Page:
Share experience of building a LTR / RTL feature
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Description

The revision slider has been built to fit both left-to-right languages and right-to-left languages. Maybe it might be worth sharing the experience with the community.

Open questions are:

  • What exactly should we share?
  • Where would we share it?

@Mooeypoo, we'd love to collaborate with you on that, if you are interested!

Restricted Application added a subscriber: Aklapper. · View Herald TranscriptAug 11 2016, 3:22 PM
Lea_WMDE changed the title from "PLACEHOLDER: write a blog post/article on creating RTL tools in Mediawiki" to "Share experience of building a LTR / RTL feature".Aug 12 2016, 1:19 PM
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Lea_WMDE added a subscriber: Mooeypoo.

I'd be super happy to help!

Is this meant to be more technical or more broad? The target audience is planned to be developers (style of 'here's what we did technically' etc) or is it more broad, in the sense of 'things to consider' or laying out your experience deploying and testing on Hebrew (and other RTL) wikis?

Lea_WMDE moved this task from Incoming to Revision Slider on the TCB-Team board.Aug 15 2016, 3:54 PM

We are thinking about something leaning more to the technically-oriented audience. At least it seems we have something to share when it comes to developing. We don't feel like we have enough knowledge and experience to say much on broader and general level. We would still like to keep it rather general (although MediaWiki-oriented), so it is useful for folks, not just focus in details on what we did in the revision slider.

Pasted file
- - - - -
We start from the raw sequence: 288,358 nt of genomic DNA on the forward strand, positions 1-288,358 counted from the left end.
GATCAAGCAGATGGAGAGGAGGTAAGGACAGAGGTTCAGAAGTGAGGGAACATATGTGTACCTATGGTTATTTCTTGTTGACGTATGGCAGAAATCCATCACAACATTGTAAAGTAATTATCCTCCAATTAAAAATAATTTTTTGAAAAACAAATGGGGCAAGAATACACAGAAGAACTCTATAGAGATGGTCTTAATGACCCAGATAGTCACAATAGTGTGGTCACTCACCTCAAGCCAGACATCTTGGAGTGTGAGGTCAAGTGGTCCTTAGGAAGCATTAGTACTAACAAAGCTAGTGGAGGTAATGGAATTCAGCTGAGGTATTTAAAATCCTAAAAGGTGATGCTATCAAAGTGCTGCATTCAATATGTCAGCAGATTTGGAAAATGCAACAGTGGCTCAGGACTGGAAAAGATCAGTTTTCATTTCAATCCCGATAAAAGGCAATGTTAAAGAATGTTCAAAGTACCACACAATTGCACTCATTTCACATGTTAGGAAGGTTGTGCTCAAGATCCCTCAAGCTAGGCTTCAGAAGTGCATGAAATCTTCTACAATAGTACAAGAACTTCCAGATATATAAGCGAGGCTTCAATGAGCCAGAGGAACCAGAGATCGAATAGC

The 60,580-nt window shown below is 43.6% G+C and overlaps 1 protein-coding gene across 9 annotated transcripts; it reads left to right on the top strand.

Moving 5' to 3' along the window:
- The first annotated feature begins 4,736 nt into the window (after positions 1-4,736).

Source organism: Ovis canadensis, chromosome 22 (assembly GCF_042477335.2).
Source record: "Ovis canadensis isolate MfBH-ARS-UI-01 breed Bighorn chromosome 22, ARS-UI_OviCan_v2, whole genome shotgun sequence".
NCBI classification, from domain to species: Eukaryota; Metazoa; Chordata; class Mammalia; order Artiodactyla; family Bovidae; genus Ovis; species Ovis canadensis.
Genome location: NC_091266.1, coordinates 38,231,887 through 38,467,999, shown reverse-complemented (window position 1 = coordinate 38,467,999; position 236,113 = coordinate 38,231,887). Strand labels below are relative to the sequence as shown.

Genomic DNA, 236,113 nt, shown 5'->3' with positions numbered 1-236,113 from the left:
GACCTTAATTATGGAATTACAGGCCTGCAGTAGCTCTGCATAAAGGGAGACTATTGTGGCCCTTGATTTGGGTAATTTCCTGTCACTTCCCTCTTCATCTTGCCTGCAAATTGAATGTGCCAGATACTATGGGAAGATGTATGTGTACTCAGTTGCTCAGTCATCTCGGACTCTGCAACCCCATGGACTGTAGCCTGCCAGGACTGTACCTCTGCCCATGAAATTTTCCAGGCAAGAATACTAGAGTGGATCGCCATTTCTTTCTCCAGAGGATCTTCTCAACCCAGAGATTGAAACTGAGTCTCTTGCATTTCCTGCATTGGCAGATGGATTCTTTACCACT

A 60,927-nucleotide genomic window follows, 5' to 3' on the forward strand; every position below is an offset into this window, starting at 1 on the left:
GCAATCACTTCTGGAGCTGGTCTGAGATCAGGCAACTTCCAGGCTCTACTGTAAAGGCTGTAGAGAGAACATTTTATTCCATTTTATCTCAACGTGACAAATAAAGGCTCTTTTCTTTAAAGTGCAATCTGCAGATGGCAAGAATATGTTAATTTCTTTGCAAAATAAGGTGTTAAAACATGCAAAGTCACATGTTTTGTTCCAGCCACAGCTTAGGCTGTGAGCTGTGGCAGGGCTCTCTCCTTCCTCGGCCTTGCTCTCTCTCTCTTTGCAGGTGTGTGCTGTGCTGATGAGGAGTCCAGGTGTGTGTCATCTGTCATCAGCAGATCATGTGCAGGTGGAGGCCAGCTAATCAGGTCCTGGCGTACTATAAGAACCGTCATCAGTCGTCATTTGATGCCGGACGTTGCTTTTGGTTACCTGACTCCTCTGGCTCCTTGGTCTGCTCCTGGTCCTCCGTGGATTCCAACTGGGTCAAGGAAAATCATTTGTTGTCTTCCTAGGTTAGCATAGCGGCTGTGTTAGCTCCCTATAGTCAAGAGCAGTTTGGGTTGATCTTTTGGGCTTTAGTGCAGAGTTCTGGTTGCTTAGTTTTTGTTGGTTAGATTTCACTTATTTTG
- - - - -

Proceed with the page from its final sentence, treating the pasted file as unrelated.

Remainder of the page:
The shape of the post/article is not really settled yet, and we're open for suggestions. What I said above must not necessarily be the way this piece will be end up looking like!

We've started with a quick brainstorming session where we try to list things we've learned during this projects about making RTL-friendly software. At least quite a few of them seem to be things worth mentioning.
The following list might not be incomplete. I tried to sort it in order of "generalness":

  • The earlier you become aware of needs of right-to-left languages and start thinking of making your UI RTL-compliant, the better for you. E.g. you can add some abstraction layer which will save you from having if statements all around the code base.
  • MediaWiki already includes quite some features that simplify creating software which working for both left-to-right and right-to-left languages, to name a few:
    • CSSJanus automatically converting CSS stylesheets between LTR and RTL,
    • ResourceLoader allowing to specify RTL- and LTR-specific icons, images,
    • OOjs UI providing widgets and icons that are designed to work for both LTR and RTL languages out of the box, saving you a lot of work and reducing amount of code.
  • Browsers and libraries seem to be LTR-centered in some aspects, which leads to using hacks to have UI RTL-friendly. Examples we came across include: